Follow up on the Heritage Humane Society events

From the desk of John Wilson, Broker/Owner Coldwell Banker Traditions

In the wake of the recent hurricanes and wildfires bombarding the nation, it’s a good opportunity to reflect on how we might be able to help improve the lives of our animal friends, who are equally impacted by such events.

A fundraiser at the Virginia Beer Company Tuesday night sought to raise money for Heritage Humane Society with entertainment, local beers and the cheers that naturally follow.

In its ongoing efforts to find permanent homes for pets, the humane society also coordinates with similar organizations across the country when devastation strikes. In the aftermath of Hurricane Harvey, Heritage coordinated with a Houston shelter to take in three dogs and two cats. A similar collaboration with the Miami-Dade Animal Shelter in Florida following Hurricane Irma arranged for the transfer of more than a dozen small-breed dogs.

“I have a fondness for Heritage because of my dog,” said George Marsh, who handles information technology and marketing at Coldwell Banker Traditions Real Estate in James City County. “The Heritage Humane Society is here, very active in the community.”

Coldwell Banker plans four community service events each year, and Marsh rallied for one to focus on the humane society where he adopted his collie-husky mix.

The business unleashed its inaugural Heritage fundraiser last year at its offices on Ironbound Road. But the indoor setting and limited parking muted the potential impact of the event.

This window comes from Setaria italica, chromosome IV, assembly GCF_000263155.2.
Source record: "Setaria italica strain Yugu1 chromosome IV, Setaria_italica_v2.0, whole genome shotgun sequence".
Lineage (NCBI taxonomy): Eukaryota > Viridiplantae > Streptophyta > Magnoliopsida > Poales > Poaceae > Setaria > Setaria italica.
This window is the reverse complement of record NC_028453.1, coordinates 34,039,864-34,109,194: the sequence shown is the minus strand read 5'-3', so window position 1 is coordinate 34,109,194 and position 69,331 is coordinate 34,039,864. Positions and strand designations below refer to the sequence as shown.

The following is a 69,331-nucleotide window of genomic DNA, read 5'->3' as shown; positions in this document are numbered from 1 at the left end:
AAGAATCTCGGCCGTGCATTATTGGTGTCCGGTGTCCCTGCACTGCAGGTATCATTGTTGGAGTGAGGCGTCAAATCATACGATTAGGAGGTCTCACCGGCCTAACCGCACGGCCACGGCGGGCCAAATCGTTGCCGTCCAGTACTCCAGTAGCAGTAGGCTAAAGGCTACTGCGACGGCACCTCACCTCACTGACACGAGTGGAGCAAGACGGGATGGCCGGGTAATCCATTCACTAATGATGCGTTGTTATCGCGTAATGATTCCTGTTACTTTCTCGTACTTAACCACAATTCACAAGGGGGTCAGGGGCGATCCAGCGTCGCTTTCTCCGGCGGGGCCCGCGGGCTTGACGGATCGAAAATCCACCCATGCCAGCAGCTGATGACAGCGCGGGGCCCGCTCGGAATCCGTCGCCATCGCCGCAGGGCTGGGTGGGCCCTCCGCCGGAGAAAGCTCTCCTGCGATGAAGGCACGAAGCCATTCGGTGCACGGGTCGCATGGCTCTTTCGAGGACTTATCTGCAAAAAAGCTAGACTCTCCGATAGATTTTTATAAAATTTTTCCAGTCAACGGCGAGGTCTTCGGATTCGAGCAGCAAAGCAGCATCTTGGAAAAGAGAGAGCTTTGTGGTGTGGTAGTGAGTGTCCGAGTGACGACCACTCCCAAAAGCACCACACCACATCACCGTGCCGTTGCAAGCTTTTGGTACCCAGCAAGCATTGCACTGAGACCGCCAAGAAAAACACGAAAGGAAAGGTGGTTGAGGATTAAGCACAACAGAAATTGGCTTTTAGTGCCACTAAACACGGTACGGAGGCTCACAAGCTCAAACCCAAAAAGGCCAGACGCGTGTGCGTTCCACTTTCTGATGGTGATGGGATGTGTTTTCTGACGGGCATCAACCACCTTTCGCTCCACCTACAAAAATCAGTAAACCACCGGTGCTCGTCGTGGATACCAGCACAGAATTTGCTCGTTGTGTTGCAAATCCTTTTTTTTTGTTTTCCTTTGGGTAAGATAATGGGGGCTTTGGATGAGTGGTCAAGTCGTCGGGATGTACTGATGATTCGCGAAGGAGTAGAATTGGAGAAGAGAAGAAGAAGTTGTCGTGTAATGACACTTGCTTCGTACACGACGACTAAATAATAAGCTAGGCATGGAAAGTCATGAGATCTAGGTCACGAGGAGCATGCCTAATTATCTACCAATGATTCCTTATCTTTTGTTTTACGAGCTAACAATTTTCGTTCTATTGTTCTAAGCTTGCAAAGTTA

This year, Marsh sought a more accommodating location. The Virginia Beer Company’s open, indoor layout and outdoor beer garden made sense, and it doesn’t hurt that so many people love beer and food trucks. The brewery is usually closed on Tuesdays, but such a cause warranted a few extra hours of service.

Marsh praised the humane society’s efforts to shelter and seek new homes for animals displaced during hurricanes Harvey and Irma. But such noble intentions are a strain on Heritage’s resources, underscoring the urgency of such fundraising events.

“We are so full right now. We’ve got animals like you would not believe,” said Kimberly Laska, the humane society’s executive director. “It’s hard to provide the quality of care that these animals deserve with limited resources.”

Laska said offering events at different venues, such as the Virginia Beer Company, help Heritage reach people they might not otherwise encounter.

“We need adopters. We need funders,” she said.

But a serious cause doesn’t need to eschew fun in the process. The event offered live classic rock hits courtesy of the Indigo Boys and catering from Suck on This BBQ’s food truck in addition to games, raffles and a puppy-petting corral. Admission was free, but organizers encouraged donations in the $10-$15 range.

Marsh was pleased with the growth over the previous year, estimating about 200 people in attendance Tuesday compared with 150 last year, when space was more limited.

“All in all, I think it was a success both years,” he said. “Both inside and outside were pretty packed by the end of the night. It was a huge success.”

It’s evidence that, even during trying times, there’s no shortage of kindness and compassion in the world.

“The people in this community truly care so much,” Laska said.

Want to help?

Other upcoming Heritage events include a yard sale on Oct. 28, reduced-cost spay and neuter events throughout November and December and the Christmas Bazaar at Bruton Parish Hall Dec. 9.

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